Icons of Motivation: Mozu (Fire Emblem Fates)

fire emblem mozu

The Fire Emblem Fates clickbait train has probably left the station by now, but I wasn’t going to make a post about it until I had actually played a fair chunk of it (3/4 through Birthright, Conquest and Revelation remain untouched). Most of the gaming press has focused on controversial localization (to put it mildly), odd implications of marriage possibilities, or Camilla’s…tomes. Much character analysis has been dedicated to Corrin and his/her royal siblings/adopted siblings, but today, we’re going to focus on a minor character who isn’t of noble blood, a wielder of a legendary sword, or a dragon shapeshifter. She hails from humble, rural origins, starts with poor stats, and is only obtained in an optional side mission. Yep, it’s the Magikarp of Fates, the villager Mozu.

pokemon magikarp
The patron saint of humble beginnings and infinite potential.

Warning: Minor spoilers for Fates follow. Nothing is spoiled from the main plot, but if you want to enjoy her story through Support Conversations instead, it’s best to stop reading now.

Mozu is first encountered in a small Hoshido village in Paralogue 1: Tragic Start, she’s actually available in both Birthright and Conquest. Before her eyes, a horde of Faceless (ghostly zombie creatures) ransack her village and murder everyone, including her own mother. Corrin and company arrive to search for survivors and find only a terrified and shivering Mozu. She assists in fighting the remaining Faceless and, with no life to return to, joins Corrin’s forces.

Some players overlook Mozu entirely because of her low stats when joining the army, reflecting the fact she is a humble villager and most certainly not a soldier. For those who take the time to level her up, she quickly goes from nobody to nightmare. Her stats grow faster than most characters, and the effort begins to pay off after just a few levels, also known as the Magikarp Power. She shares this trait with Donnel of Fire Emblem Awakening, another country bumpkin that goes from frail to fearsome.

So what lesson is there to learn from just another unit in Fates‘s already large cast? As stated before, she is different from every other unit in the game. Mozu had no combat training before the destruction of her village. When she joins the army, she is as green as they come. In the beginning, she struggles to keep up with the others and is regularly tormented by the memory of her village’s destruction. Despite these obstacles, she perseveres through and discovers her own ways to contribute.

fire emblem mozu
Thank you, Pinterest.

Despite her insistence she is only good for hunting and farming, Mozu proves her worth by utilizing her existing skills to accomplish great things in a new way. In other words, she innovates new opportunities to apply what she already knows in a completely different situation from what she has known. Within the confines of Corrin’s otherworldly castle, Mozu takes responsibility for growing crops to feed the army. According to a conversation with prince Takumi, she single handedly cultivated a field that would feed the army for an entire month. She also provides meat with her rural-honed fishing and hunting skills, apparently able to fell bears and large boars despite her small size. Her cooking impresses everyone who partakes. From a logistical standpoint, she can be considered one of the most important members of Corrin’s army.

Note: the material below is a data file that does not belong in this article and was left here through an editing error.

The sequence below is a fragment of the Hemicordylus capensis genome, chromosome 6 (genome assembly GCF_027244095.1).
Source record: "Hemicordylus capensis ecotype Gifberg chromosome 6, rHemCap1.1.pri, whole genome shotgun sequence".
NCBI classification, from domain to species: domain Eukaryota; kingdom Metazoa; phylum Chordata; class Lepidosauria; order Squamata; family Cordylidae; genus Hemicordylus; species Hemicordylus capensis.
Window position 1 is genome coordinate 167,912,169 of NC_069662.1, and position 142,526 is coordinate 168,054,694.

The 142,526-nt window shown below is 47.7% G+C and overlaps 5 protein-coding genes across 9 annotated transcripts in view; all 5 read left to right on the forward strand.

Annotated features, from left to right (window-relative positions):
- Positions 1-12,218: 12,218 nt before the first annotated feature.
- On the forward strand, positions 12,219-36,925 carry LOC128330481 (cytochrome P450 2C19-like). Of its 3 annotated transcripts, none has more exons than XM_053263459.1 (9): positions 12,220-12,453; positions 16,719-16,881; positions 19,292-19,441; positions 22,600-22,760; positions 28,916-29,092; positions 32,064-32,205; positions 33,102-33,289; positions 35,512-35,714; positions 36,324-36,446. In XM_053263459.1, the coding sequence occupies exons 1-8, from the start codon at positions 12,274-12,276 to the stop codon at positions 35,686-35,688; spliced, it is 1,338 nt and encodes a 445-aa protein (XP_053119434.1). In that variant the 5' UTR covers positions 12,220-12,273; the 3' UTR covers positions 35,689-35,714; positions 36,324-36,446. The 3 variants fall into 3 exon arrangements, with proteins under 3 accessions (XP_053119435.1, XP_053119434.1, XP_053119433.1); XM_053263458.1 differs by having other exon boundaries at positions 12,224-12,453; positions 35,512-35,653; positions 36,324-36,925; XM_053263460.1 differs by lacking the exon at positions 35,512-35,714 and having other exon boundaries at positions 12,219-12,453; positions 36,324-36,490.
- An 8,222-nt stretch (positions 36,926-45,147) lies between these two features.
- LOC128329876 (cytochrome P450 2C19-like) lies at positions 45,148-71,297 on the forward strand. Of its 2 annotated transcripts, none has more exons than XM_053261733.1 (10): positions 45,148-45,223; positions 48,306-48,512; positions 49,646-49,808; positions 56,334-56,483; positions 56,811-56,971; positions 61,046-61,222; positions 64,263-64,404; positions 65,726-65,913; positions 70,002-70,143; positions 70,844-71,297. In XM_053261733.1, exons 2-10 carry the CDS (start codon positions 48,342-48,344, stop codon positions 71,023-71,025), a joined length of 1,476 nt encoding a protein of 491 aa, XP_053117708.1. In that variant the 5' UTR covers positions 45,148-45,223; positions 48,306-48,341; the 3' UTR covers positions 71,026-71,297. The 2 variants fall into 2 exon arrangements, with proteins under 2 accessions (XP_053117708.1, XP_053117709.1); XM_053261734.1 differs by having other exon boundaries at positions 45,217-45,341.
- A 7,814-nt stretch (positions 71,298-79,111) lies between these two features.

Our lovely villager teaches us one more valuable lesson: Managing one’s own grief by helping others. The wounds of her destroyed village are still fresh, and in Support Conversations with other characters, she is often caught crying over lost memories. To cope, she dives headfirst into helping others. Her interactions with the Nohr royal Leo shows her actively seeking out ways to help her fellow soldiers while a conversation with Subaki reveals she distributed a cure for a nasty cold to an entire village. She teaches Corrin to hunt, and tailors wolf-man Keaton‘s meals exactly to his liking.

Volunteering has been linked to better mood and health, and Mozu’s acts of charity to her compatriots and others constitute the fantasy RPG equivalent. Author Jenny Hander, in her book A Place of Peace, recounted her experiences of overcoming grief of a lost newborn by collecting stuffed animals to distribute to children in poverty and in the years since her daughter’s death, she has donated over 2,000 toys to children nationwide. As Mozu helps her those around her, we gradually see her begin to heal, and though she may never completely recover, benevolence helped her find peace along the way.

But there was no fan art I could find of Kaden and Mozu, so MozuXKeaton will have to suffice.

Don’t bench Mozu as you play through Fates. Stick with her through her admittedly weak early stats, and check out her Support Conversations along the way. She’s a character we can all learn from, and an entertaining and endearing one at that. She might regard herself as a simple farm girl, but her rural wisdom and charitable attitude transcends the world of Hoshido and Nohr. Oh, and if you were wondering, I married her to that fabulous fox Kaden.

TLDR: The brave bumpkin Mozu teaches us to utilize old skills in new situations and to overcome grief and hurt through helping others.

Related posts